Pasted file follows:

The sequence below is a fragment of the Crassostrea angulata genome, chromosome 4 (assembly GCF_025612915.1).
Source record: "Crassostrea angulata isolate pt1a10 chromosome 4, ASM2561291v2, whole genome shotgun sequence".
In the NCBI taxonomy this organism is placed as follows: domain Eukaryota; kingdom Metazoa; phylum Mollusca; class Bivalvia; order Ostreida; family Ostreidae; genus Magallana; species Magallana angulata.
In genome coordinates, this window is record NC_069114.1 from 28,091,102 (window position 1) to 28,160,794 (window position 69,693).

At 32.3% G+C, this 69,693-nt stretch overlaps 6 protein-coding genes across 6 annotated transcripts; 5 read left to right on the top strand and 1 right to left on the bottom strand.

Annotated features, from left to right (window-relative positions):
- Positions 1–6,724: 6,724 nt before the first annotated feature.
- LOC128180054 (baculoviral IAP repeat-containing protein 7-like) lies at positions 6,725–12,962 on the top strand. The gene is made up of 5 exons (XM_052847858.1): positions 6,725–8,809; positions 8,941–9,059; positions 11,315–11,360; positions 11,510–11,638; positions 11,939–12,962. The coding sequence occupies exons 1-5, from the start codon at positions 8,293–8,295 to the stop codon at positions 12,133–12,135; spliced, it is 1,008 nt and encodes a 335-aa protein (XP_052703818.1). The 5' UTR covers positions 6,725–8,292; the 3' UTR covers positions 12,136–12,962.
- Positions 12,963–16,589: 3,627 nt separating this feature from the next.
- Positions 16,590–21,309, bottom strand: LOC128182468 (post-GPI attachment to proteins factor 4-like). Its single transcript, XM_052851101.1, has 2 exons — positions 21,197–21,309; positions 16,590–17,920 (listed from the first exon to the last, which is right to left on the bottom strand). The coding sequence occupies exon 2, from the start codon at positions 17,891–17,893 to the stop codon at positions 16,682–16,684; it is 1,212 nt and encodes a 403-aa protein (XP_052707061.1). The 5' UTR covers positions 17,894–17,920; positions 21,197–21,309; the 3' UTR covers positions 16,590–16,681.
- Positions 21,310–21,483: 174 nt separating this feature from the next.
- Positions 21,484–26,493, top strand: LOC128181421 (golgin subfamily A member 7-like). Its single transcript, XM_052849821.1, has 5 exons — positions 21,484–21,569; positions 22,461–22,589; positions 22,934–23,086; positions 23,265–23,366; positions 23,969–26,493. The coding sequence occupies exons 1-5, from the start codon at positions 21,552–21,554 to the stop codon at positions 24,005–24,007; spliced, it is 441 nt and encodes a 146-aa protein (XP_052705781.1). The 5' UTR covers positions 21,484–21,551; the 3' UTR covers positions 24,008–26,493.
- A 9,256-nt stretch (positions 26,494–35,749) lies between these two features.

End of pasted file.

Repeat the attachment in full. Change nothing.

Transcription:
The sequence below is a fragment of the Crassostrea angulata genome, chromosome 4 (assembly GCF_025612915.1).
Source record: "Crassostrea angulata isolate pt1a10 chromosome 4, ASM2561291v2, whole genome shotgun sequence".
In the NCBI taxonomy this organism is placed as follows: domain Eukaryota; kingdom Metazoa; phylum Mollusca; class Bivalvia; order Ostreida; family Ostreidae; genus Magallana; species Magallana angulata.
In genome coordinates, this window is record NC_069114.1 from 28,091,102 (window position 1) to 28,160,794 (window position 69,693).

At 32.3% G+C, this 69,693-nt stretch overlaps 6 protein-coding genes across 6 annotated transcripts; 5 read left to right on the top strand and 1 right to left on the bottom strand.

Annotated features, from left to right (window-relative positions):
- Positions 1–6,724: 6,724 nt before the first annotated feature.
- LOC128180054 (baculoviral IAP repeat-containing protein 7-like) lies at positions 6,725–12,962 on the top strand. The gene is made up of 5 exons (XM_052847858.1): positions 6,725–8,809; positions 8,941–9,059; positions 11,315–11,360; positions 11,510–11,638; positions 11,939–12,962. The coding sequence occupies exons 1-5, from the start codon at positions 8,293–8,295 to the stop codon at positions 12,133–12,135; spliced, it is 1,008 nt and encodes a 335-aa protein (XP_052703818.1). The 5' UTR covers positions 6,725–8,292; the 3' UTR covers positions 12,136–12,962.
- Positions 12,963–16,589: 3,627 nt separating this feature from the next.
- Positions 16,590–21,309, bottom strand: LOC128182468 (post-GPI attachment to proteins factor 4-like). Its single transcript, XM_052851101.1, has 2 exons — positions 21,197–21,309; positions 16,590–17,920 (listed from the first exon to the last, which is right to left on the bottom strand). The coding sequence occupies exon 2, from the start codon at positions 17,891–17,893 to the stop codon at positions 16,682–16,684; it is 1,212 nt and encodes a 403-aa protein (XP_052707061.1). The 5' UTR covers positions 17,894–17,920; positions 21,197–21,309; the 3' UTR covers positions 16,590–16,681.
- Positions 21,310–21,483: 174 nt separating this feature from the next.
- Positions 21,484–26,493, top strand: LOC128181421 (golgin subfamily A member 7-like). Its single transcript, XM_052849821.1, has 5 exons — positions 21,484–21,569; positions 22,461–22,589; positions 22,934–23,086; positions 23,265–23,366; positions 23,969–26,493. The coding sequence occupies exons 1-5, from the start codon at positions 21,552–21,554 to the stop codon at positions 24,005–24,007; spliced, it is 441 nt and encodes a 146-aa protein (XP_052705781.1). The 5' UTR covers positions 21,484–21,551; the 3' UTR covers positions 24,008–26,493.
- A 9,256-nt stretch (positions 26,494–35,749) lies between these two features.